Divorce and Dissolution of Marriage

Four law books

If you’re in the middle of a nasty divorce, you’ll need a lawyer with a proven track record of success. That Divorce lawyer is Lee Feinberg. Mr. Feinberg has been a licensed Divorce Lawyer and a Supreme Court Certified Family Law Mediator focusing on Dissolution of Marriage for over 30 years. Although divorce is the more commonly used term, Dissolution of Marriage is the appropriate legal term for those who no longer want to remain married. Whatever you call it, going through a divorce is never a simple process, especially if children are involved. This emotionally draining area of law may include alimony, child support, child custody (time-sharing), the division of assets and liabilities and many other services. When you’re dealing with this very complicated are of Family Law, it’s important to have the right attorney in your corner to make the process go smoothly. If you’re in need of an experienced lawyer to handle this life altering legal procedure, click here to contact Lee Feinberg now!

This is the legal term used in the State of Florida, and many other States, which is roughly the same as a divorce. There are certain issues you must consider when a party files for a dissolution of marriage. As a mediator and in mediation or in trying to manage the issues, one is the P.E.A.C.E method. “P” stands for time-sharing and parental responsibility, assuming there is a minor child involved in the matter. “E”, as discussed in another area, refers to dividing up the assets which are considered to be marital.  Not all assets are marital and that is a very complicated topic. “A” references Alimony which could be paid by either party to the other party and there are some serious concerns. For instance, there can be a party who makes little-to -no income and needs financial assistance. Alimony may apply. However, since alimony is based on a need vs. an ability to pay, the Court must look at the ability of the other party to pay alimony. This is a serious issue which needs a professional opinion, “C” stands for child support. Why do you consider child support as the fourth item on the list.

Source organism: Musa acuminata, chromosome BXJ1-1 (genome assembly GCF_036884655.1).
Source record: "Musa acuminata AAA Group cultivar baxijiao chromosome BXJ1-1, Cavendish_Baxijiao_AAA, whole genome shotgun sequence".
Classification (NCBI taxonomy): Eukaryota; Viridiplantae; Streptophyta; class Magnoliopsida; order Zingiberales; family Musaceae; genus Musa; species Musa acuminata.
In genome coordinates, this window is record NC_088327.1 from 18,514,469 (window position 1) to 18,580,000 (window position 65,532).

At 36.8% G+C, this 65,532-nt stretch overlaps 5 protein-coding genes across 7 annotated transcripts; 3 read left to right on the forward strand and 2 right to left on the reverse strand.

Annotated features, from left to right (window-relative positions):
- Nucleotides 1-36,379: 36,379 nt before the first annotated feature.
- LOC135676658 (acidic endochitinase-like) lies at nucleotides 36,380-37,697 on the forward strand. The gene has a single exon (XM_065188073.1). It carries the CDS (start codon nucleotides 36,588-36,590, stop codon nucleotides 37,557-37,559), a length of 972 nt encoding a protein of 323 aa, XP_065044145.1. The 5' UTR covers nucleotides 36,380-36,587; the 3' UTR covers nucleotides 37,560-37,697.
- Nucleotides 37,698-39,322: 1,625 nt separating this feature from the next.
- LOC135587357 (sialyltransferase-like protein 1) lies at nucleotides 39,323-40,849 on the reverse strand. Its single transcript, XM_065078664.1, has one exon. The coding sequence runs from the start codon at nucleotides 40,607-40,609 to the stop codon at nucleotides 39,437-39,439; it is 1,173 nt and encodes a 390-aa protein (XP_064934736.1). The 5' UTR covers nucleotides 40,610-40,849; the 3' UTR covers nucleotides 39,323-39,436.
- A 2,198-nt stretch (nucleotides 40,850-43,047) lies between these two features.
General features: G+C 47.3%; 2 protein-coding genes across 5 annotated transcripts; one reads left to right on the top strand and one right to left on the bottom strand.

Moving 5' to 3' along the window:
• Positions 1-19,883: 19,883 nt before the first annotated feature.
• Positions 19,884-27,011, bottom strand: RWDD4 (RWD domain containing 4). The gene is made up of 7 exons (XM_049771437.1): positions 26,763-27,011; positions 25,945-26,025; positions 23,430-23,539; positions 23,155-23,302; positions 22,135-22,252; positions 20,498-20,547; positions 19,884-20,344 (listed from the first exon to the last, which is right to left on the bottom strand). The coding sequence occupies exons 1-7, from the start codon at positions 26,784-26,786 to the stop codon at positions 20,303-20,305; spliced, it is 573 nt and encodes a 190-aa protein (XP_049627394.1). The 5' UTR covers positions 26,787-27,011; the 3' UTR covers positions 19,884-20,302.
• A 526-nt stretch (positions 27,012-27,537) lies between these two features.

This is the reason; a part of calculating child support includes the net monthly income of each party. Let’s say that we have a party who earns $5,000.00 net per month and the other party earning $2,000.00 net per month. The Court grants the lower income party $1,000.00 thereby giving the first party only $4,000.00 net after alimony and the other party, $3,000.00. Hence, as child support is based on net monthly income, child support could have been based on $5,000.00 vs. $2,000.00 or after alimony, the net monthly incomes could be $4,000.00 vs. $3,000.00. As mentioned earlier, this is a complicated issue.  Finally, the “E” stands for anything else. As there are rather odd situations which can present themselves, this category is needing a longer conversation.